Cognitive empathy involves consciously imagining how someone feels in a situation without internalizing it. It´s important in a negotiation or when a doctor is treating a patient, as being overcome with emotion in those situations can prevent you from doing your job properly. However, cognitive empathy alone can have the side effect of making you seem cold or insensitive.

Finally empathic concern is a combination of affective and cognitive empathy. This means you consciously understand and internalize the emotions of another person and are driven to help as a result. Emphatic concern allows you to understand how others feel and respond appropriately.

It´s true that technology is continuing to change the way we do business and interact with each other. Organizations are automating processes and using new tech-based tools. But not all innovation is created equal. Products fail when they don’t meet the needs of people. Involving users in each step of the design process (human-centered design) helps ensure new products are useful in real-world settings. And while the influence of technology is growing, our need for human connection is unchanging. So when the people representing your organisation show humanity and kindness, now more than ever, it stands out.

In surveys with employees on what makes a good manager results show that people want to feel like their manager listens to them. This is a huge issue. When leaders, really listen, using empathy to understand what the person is thinking or feeling without trying to change them or fix them or solve their problem, the person feels valued as a human being. And when people feel valued, they feel safe. They feel that they matter. And this means they are free to be themselves and to perform their work. In other words, we are more productive when we feel valued.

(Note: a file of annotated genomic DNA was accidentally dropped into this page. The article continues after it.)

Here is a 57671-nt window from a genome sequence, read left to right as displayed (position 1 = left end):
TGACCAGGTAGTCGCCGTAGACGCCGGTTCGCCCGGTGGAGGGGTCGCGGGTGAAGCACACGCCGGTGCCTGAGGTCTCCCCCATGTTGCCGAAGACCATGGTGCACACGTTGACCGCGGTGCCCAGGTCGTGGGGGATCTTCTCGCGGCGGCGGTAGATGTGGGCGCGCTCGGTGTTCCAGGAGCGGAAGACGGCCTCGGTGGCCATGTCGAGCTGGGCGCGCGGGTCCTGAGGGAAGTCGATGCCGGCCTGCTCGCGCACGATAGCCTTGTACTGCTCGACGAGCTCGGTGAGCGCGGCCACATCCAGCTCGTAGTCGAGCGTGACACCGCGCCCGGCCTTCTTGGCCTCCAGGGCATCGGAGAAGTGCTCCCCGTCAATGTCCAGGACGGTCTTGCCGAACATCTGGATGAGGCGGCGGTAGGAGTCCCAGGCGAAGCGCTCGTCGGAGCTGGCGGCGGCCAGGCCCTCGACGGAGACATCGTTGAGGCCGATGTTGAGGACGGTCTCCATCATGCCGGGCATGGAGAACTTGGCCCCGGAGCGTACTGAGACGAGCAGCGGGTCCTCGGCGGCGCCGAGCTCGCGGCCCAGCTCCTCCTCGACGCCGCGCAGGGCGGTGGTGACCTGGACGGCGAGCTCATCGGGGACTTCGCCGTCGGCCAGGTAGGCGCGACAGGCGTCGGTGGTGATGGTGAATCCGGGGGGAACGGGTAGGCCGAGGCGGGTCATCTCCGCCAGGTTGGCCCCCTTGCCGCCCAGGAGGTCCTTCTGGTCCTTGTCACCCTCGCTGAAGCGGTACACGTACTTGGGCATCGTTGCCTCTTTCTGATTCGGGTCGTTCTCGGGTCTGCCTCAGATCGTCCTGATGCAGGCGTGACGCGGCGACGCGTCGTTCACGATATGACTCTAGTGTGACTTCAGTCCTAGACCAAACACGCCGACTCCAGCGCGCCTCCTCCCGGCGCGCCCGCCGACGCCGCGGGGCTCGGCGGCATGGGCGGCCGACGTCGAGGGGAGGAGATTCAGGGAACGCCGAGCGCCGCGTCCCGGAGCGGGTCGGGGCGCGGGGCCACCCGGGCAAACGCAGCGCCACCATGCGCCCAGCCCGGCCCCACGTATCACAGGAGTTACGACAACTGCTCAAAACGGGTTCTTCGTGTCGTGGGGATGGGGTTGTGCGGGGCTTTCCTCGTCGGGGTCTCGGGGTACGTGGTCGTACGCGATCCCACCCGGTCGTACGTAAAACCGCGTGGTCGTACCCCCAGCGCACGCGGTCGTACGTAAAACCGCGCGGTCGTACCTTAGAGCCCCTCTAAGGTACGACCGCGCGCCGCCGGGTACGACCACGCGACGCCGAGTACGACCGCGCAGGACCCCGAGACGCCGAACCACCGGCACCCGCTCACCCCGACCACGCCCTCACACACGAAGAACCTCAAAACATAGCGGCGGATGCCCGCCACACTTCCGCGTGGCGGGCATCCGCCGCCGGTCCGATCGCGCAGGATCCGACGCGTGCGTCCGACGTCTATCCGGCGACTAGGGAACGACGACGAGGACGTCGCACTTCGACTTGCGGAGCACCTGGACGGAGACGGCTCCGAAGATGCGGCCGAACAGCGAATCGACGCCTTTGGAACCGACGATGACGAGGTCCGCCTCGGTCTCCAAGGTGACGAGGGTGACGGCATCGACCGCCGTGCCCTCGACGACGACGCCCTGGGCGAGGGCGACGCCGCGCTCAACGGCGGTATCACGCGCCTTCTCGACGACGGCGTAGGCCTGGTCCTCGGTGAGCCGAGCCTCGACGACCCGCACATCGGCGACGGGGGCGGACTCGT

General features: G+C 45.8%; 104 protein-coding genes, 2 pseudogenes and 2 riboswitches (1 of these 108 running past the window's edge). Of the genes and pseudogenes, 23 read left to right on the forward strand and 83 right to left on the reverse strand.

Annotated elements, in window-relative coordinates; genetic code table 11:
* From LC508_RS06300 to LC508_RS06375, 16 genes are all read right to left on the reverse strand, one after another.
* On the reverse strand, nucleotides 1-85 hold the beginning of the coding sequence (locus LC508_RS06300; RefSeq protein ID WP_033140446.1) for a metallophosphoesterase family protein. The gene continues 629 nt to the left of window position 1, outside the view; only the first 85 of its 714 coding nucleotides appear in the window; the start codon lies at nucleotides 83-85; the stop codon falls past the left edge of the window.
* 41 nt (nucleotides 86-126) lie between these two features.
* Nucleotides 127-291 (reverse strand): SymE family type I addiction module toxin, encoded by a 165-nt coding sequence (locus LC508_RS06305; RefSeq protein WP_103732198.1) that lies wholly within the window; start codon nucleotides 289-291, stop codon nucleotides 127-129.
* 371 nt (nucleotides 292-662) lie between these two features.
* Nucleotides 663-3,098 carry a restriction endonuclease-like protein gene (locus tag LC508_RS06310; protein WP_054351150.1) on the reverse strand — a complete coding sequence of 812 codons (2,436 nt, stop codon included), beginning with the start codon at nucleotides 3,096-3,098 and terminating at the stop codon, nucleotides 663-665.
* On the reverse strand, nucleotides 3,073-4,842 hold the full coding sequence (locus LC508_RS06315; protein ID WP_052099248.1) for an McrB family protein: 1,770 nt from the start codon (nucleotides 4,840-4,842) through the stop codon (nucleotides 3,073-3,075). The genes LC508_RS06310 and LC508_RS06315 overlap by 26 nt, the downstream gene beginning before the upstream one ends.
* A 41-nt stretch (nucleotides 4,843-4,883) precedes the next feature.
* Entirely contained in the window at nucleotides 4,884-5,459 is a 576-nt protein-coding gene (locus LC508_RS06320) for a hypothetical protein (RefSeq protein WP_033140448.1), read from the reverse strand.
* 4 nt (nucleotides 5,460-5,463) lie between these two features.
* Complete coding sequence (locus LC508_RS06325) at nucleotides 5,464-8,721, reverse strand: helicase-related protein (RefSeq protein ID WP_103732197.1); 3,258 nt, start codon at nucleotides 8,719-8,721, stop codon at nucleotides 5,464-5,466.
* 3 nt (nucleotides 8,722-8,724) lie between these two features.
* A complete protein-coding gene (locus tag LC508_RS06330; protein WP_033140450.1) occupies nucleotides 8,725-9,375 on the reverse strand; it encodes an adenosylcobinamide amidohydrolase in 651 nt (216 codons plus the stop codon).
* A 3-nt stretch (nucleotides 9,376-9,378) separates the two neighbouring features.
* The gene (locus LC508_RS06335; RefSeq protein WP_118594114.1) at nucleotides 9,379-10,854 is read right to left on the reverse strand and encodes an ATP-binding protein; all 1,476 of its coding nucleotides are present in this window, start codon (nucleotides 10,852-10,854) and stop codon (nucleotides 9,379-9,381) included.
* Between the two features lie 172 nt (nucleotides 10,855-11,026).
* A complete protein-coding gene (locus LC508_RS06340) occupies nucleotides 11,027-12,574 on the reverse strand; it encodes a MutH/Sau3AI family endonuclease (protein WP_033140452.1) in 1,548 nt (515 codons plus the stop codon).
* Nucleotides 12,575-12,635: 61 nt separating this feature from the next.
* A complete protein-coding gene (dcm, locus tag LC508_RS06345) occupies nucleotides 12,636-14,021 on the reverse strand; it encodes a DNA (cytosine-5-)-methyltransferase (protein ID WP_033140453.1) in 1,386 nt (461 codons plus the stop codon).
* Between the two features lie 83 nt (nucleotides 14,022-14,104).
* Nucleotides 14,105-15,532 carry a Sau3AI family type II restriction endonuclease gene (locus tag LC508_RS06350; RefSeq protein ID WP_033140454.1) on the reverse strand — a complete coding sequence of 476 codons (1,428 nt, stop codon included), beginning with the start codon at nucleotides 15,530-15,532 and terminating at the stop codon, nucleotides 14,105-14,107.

What does it take to be more empathetic? Why don't we do it more often?

For one thing, it requires we pay attention! We have our own agenda. We are busy. So we don't pay attention to what others are thinking or feeling. In order to improve, we need to be more self-aware and more aware of others. For example, the next time you ask someone how they are doing, listen to their response. Do you believe them? Are they really okay? Ask yourself if you care to learn more. If so, then ask them a question or share your observation.

Empathy is a choice. We have to choose to improve, to care, to get out of our own way and to bridge the gaps between us. Empathy allows us to be fully human and gives others permission to do the same!

Celfocus People Team

Who we are?

Raquel Leitão

What always puts a smile on your face?

Knowing that I contributed in someone elses’ success and of course seeing my family happy.

Ana Loureiro

What always puts a smile on your face?

My godchildren! Seeing their joy every time I come home always puts a smile on my face.

Putting an ironic spin on the term “lab rats”, a group of scientists create the artificial unit Arthur, which has the ability to feel emotions and is therefore known as an EI (as in “emotional intelligence”) – compared to the more common AI.